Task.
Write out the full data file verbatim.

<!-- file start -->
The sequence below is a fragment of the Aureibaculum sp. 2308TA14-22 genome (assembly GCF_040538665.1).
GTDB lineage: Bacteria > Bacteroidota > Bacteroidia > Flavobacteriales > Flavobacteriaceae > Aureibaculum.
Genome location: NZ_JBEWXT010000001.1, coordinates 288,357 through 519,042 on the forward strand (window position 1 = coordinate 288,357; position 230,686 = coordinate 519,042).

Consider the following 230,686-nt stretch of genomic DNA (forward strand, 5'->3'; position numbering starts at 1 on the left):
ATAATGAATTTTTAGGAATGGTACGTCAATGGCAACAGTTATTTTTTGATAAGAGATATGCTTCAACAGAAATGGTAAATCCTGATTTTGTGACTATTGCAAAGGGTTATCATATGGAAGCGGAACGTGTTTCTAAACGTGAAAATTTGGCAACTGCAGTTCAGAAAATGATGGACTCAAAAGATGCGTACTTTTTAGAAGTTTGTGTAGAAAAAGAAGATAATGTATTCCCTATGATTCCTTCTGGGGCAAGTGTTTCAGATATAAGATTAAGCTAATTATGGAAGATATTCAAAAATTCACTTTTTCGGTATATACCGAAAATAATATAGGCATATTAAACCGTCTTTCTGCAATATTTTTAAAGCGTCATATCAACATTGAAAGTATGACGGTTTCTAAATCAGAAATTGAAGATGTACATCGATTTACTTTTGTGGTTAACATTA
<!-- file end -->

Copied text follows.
The sequence below is a fragment of the Aureibaculum sp. 2308TA14-22 genome (assembly GCF_040538665.1).
GTDB lineage: Bacteria > Bacteroidota > Bacteroidia > Flavobacteriales > Flavobacteriaceae > Aureibaculum.
Genome location: NZ_JBEWXT010000001.1, coordinates 288,357 through 519,042 on the forward strand (window position 1 = coordinate 288,357; position 230,686 = coordinate 519,042).

Consider the following 230,686-nt stretch of genomic DNA (forward strand, 5'->3'; position numbering starts at 1 on the left):
ATAATGAATTTTTAGGAATGGTACGTCAATGGCAACAGTTATTTTTTGATAAGAGATATGCTTCAACAGAAATGGTAAATCCTGATTTTGTGACTATTGCAAAGGGTTATCATATGGAAGCGGAACGTGTTTCTAAACGTGAAAATTTGGCAACTGCAGTTCAGAAAATGATGGACTCAAAAGATGCGTACTTTTTAGAAGTTTGTGTAGAAAAAGAAGATAATGTATTCCCTATGATTCCTTCTGGGGCAAGTGTTTCAGATATAAGATTAAGCTAATTATGGAAGATATTCAAAAATTCACTTTTTCGGTATATACCGAAAATAATATAGGCATATTAAACCGTCTTTCTGCAATATTTTTAAAGCGTCATATCAACATTGAAAGTATGACGGTTTCTAAATCAGAAATTGAAGATGTACATCGATTTACTTTTGTGGTTAACATTA